We worked on healthy boundaries. We worked on self-awareness. We worked on defining her values and her vision of a life in alignment with them. We worked on mindful daily practices that help her self-regulate fear. We worked on being with discomfort long enough to see that it wouldn’t overtake her because it’s only her imagination. We worked on self-acceptance with all her imperfections. We worked more on boundaries.
We did not work on her being better than anything or anyone. We didn’t work on what she didn’t deserve. We didn’t work on why change would be better.
We worked on...
You know who you are, super heroes.
Here’s to you for not sitting back, for not whining, for making it work despite the odds, for taking risks in the face of doubt, for holding true to your priorities sometimes at the detriment of yourself, for having vision and finding a way, for listening and caring when you thought you had little to give, for being gentle with yourself when it seemed nobody was.
Here's to you for failing and starting again this time with wisdom, for swapping assumptions for the truth, for not letting comparison distract you from your goals and achievements, for wearing all the hats even when they didn’t all fit, for not needing to be right but for getting it right, for not being perfect but still awesome.
Here's to you for lying awake at night worrying about things outside of your control and accepting that no matter what happens you’ve got this, for understanding that judgment only makes you judge yourself far worse, for having the courage to...
You have worked yourself to the point of exhaustion and you’re done with feeling undervalued. Top leaders seem to pass you over time and time again only to promote and give opportunities to those with less experience and results. You’re getting resentful and noticing it affects your relationships, your weight and your sleep.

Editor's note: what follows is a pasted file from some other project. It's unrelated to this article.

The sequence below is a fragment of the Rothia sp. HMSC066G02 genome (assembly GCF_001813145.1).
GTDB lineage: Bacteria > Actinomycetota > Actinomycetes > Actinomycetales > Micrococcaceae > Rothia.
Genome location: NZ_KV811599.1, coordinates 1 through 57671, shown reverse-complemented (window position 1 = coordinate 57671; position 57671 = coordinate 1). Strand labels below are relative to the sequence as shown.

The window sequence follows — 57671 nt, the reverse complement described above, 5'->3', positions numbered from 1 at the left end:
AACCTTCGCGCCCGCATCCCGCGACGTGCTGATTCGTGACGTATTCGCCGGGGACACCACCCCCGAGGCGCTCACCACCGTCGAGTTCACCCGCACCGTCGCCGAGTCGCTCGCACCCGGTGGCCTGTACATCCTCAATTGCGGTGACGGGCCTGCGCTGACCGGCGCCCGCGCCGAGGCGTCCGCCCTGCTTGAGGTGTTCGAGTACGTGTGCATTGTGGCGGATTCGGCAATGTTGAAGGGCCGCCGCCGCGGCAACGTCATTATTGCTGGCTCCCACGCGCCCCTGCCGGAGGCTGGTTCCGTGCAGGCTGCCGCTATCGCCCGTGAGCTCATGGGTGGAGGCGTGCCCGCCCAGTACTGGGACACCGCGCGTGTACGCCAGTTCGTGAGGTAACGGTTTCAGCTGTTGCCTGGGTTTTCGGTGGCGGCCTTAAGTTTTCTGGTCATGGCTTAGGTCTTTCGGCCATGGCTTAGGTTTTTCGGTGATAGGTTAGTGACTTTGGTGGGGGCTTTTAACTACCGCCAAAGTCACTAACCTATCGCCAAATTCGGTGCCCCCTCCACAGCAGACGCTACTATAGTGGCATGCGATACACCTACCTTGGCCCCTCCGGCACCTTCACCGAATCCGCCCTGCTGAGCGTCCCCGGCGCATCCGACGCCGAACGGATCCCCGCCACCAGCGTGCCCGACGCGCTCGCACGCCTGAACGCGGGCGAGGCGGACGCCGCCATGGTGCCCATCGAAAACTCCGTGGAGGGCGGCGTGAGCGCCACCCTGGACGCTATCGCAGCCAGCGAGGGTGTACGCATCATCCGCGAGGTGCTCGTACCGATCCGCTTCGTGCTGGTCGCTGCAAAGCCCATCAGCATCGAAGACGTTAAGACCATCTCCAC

You’re starting to believe you waited too long to make a career move. You think you've wasted time not developing transferable skills. You’ve been passed over so many times that you believe you aren’t relevant anymore. You figure you are stuck where you are forever so maybe you should just give up on your dreams.
My peronal mission is to see leaders with great character not have to doubt themselves any more - to help them rise to understand their inner wisdom and how to position it to thrive at work and in life.
In February I am opening 6 spots to join my new signature program - Corner Office Freedom -...
Clients often ask me how they can become a better leader. I tell them this: Anticipate. Know your industry - what is coming 2 -5-10 years down the road. Know your products and services - their uniqueness and vulnerabilities. Know your end user - their needs and wants. Know your team - their strengths, opinions and what they need from you.
Healthcare is a reactive not proactive industry. Most say it is more profitable that way. That is shortsighted. People are living longer. Chronic disease has become more difficult and costly to manage. The emotional and financial suffering from COVID-19 could have been minimized if we'd been prepared.